PE’s dustbinpreneurs learn to survive in lean times

Mkhuseli Sizani

When they lost their jobs due to Covid-19, they looked for different opportunities – and the four young men from Govan Mbeki Township, Port Elizabeth are making money while serving their community. 

Bonile Fadana, Sinesipho Ndlaleni, Siviwe Lokwe and Siphelele Maswana came together last year and formed the Govan Mbeki Youth Movement and they have created jobs for themselves and another two youths from their kasi. 

Bonile told Scrolla.Africa he was a security guard, Sinesipho worked at a retail shop and Siviwe was a waiter.

“But we had no income because of the lockdown. We approached Buyile Mtimkulu for a job in his tyre business but he advised us to think about dustbins,” said Bonile.

“He advised us to approach the community and ask to remove their bins from their homes on collection days.”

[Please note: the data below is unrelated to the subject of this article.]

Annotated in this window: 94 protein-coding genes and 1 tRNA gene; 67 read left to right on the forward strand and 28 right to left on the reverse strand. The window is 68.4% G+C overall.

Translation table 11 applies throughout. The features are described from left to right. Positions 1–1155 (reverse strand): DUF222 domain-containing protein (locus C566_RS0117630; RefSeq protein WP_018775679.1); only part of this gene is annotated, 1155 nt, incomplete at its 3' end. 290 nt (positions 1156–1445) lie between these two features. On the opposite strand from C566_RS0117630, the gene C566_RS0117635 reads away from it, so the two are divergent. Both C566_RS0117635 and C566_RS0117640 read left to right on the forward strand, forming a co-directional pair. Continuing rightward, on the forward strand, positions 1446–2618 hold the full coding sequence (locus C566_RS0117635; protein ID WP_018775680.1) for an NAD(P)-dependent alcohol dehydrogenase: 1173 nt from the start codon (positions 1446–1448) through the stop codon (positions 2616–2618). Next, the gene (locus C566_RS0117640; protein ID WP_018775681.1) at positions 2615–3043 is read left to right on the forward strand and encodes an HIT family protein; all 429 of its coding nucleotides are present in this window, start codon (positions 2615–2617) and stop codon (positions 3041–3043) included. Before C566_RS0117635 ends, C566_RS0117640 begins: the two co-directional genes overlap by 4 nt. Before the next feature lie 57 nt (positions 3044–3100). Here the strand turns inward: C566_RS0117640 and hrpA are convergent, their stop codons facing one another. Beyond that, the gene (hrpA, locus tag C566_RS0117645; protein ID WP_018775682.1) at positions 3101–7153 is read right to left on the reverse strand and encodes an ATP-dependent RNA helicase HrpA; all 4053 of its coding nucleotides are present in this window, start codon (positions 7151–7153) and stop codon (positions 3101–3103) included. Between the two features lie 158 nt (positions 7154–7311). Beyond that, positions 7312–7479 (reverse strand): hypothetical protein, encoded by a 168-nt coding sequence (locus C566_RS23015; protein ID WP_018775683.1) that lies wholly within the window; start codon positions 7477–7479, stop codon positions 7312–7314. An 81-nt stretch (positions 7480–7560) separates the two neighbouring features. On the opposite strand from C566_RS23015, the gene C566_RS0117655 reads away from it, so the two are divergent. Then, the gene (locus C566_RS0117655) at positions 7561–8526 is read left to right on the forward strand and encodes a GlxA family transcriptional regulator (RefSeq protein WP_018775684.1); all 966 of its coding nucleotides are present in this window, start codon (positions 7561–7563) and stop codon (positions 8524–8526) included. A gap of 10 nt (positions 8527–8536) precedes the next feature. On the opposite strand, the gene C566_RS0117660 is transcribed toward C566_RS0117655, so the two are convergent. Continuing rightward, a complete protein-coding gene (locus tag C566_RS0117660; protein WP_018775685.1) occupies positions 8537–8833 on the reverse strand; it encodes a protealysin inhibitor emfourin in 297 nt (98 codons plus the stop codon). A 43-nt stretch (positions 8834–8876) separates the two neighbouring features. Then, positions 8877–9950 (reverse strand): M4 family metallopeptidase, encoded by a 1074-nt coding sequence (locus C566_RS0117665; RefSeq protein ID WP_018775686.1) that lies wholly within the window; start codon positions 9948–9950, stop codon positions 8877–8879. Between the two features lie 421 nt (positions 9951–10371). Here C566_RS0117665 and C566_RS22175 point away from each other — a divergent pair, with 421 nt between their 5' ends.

The idea yielded good results.

“Since September we have achieved a lot. We have 38 customers and we put out and wash their bins on Wednesdays when the municipality collects rubbish. We charge R15 per week,” he said.

He said they have bought garden tools to offer garden services and the service is going so well that they have created two jobs for two assistants.

“The garden project is also doing well and we have opened a car wash with the income from the garden services and we are selling energy drinks to motorists,” he said.

In giving back to the community for their support, they assist the elderly by planting their vegetable gardens. 

“This is our Vukuzenzele. Other youth can also learn from us. We thank Buyile for his support and guidance.”

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